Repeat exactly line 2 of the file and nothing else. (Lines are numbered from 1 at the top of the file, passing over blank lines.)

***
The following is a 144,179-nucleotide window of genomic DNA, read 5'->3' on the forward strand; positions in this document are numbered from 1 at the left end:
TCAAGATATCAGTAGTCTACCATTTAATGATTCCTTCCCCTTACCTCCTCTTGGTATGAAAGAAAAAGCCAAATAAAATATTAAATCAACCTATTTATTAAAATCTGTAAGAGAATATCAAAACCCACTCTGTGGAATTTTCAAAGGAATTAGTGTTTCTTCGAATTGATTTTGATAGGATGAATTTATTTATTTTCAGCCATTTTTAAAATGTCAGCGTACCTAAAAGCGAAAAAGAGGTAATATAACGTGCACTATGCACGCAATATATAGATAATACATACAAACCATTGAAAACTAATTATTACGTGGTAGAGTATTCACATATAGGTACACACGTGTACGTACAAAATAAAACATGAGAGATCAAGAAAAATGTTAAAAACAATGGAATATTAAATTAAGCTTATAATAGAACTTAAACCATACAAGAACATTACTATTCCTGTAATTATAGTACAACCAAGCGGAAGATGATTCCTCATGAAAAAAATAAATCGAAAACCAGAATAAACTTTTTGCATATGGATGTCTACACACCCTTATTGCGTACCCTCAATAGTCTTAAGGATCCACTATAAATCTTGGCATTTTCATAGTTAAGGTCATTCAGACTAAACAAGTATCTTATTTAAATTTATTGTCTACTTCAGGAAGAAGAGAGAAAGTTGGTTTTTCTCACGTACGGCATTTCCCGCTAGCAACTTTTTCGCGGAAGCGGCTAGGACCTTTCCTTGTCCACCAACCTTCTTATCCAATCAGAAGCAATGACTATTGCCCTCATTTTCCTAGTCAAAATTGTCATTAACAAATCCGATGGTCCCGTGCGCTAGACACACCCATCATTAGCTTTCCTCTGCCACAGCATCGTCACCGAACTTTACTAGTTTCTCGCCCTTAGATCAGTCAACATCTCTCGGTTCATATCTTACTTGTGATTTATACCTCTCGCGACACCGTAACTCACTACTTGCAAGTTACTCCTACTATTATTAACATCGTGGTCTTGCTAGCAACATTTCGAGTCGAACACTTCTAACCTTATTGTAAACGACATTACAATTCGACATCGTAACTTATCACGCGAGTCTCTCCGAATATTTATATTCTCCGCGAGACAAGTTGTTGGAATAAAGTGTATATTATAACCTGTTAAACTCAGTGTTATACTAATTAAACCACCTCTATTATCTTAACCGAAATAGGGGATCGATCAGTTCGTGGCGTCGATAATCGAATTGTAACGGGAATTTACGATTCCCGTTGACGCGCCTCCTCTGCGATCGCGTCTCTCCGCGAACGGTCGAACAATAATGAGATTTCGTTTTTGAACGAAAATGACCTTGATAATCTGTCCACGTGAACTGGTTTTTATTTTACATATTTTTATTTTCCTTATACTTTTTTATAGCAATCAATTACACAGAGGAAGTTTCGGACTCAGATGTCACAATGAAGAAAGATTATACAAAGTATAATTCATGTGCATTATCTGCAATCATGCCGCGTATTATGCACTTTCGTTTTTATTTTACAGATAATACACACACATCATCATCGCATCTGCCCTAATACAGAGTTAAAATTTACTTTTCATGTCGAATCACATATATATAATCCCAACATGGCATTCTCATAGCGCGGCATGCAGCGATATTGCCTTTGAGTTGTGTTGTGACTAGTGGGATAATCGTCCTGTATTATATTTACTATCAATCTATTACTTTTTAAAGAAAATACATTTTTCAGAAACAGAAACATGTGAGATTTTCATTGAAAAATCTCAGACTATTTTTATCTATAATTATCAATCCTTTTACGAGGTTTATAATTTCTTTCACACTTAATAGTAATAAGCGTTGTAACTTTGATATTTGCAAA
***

TCAAGATATCAGTAGTCTACCATTTAATGATTCCTTCCCCTTACCTCCTCTTGGTATGAAAGAAAAAGCCAAATAAAATATTAAATCAACCTATTTATTAAAATCTGTAAGAGAATATCAAAACCCACTCTGTGGAATTTTCAAAGGAATTAGTGTTTCTTCGAATTGATTTTGATAGGATGAATTTATTTATTTTCAGCCATTTTTAAAATGTCAGCGTACCTAAAAGCGAAAAAGAGGTAATATAACGTGCACTATGCACGCAATATATAGATAATACATACAAACCATTGAAAACTAATTATTACGTGGTAGAGTATTCACATATAGGTACACACGTGTACGTACAAAATAAAACATGAGAGATCAAGAAAAATGTTAAAAACAATGGAATATTAAATTAAGCTTATAATAGAACTTAAACCATACAAGAACATTACTATTCCTGTAATTATAGTACAACCAAGCGGAAGATGATTCCTCATGAAAAAAATAAATCGAAAACCAGAATAAACTTTTTGCATATGGATGTCTACACACCCTTATTGCGTACCCTCAATAGTCTTAAGGATCCACTATAAATCTTGGCATTTTCATAGTTAAGGTCATTCAGACTAAACAAGTATCTTATTTAAATTTATTGTCTACTTCAGGAAGAAGAGAGAAAGTTGGTTTTTCTCACGTACGGCATTTCCCGCTAGCAACTTTTTCGCGGAAGCGGCTAGGACCTTTCCTTGTCCACCAACCTTCTTATCCAATCAGAAGCAATGACTATTGCCCTCATTTTCCTAGTCAAAATTGTCATTAACAAATCCGATGGTCCCGTGCGCTAGACACACCCATCATTAGCTTTCCTCTGCCACAGCATCGTCACCGAACTTTACTAGTTTCTCGCCCTTAGATCAGTCAACATCTCTCGGTTCATATCTTACTTGTGATTTATACCTCTCGCGACACCGTAACTCACTACTTGCAAGTTACTCCTACTATTATTAACATCGTGGTCTTGCTAGCAACATTTCGAGTCGAACACTTCTAACCTTATTGTAAACGACATTACAATTCGACATCGTAACTTATCACGCGAGTCTCTCCGAATATTTATATTCTCCGCGAGACAAGTTGTTGGAATAAAGTGTATATTATAACCTGTTAAACTCAGTGTTATACTAATTAAACCACCTCTATTATCTTAACCGAAATAGGGGATCGATCAGTTCGTGGCGTCGATAATCGAATTGTAACGGGAATTTACGATTCCCGTTGACGCGCCTCCTCTGCGATCGCGTCTCTCCGCGAACGGTCGAACAATAATGAGATTTCGTTTTTGAACGAAAATGACCTTGATAATCTGTCCACGTGAACTGGTTTTTATTTTACATATTTTTATTTTCCTTATACTTTTTTATAGCAATCAATTACACAGAGGAAGTTTCGGACTCAGATGTCACAATGAAGAAAGATTATACAAAGTATAATTCATGTGCATTATCTGCAATCATGCCGCGTATTATGCACTTTCGTTTTTATTTTACAGATAATACACACACATCATCATCGCATCTGCCCTAATACAGAGTTAAAATTTACTTTTCATGTCGAATCACATATATATAATCCCAACATGGCATTCTCATAGCGCGGCATGCAGCGATATTGCCTTTGAGTTGTGTTGTGACTAGTGGGATAATCGTCCTGTATTATATTTACTATCAATCTATTACTTTTTAAAGAAAATACATTTTTCAGAAACAGAAACATGTGAGATTTTCATTGAAAAATCTCAGACTATTTTTATCTATAATTATCAATCCTTTTACGAGGTTTATAATTTCTTTCACACTTAATAGTAATAAGCGTTGTAACTTTGATATTTGCAAA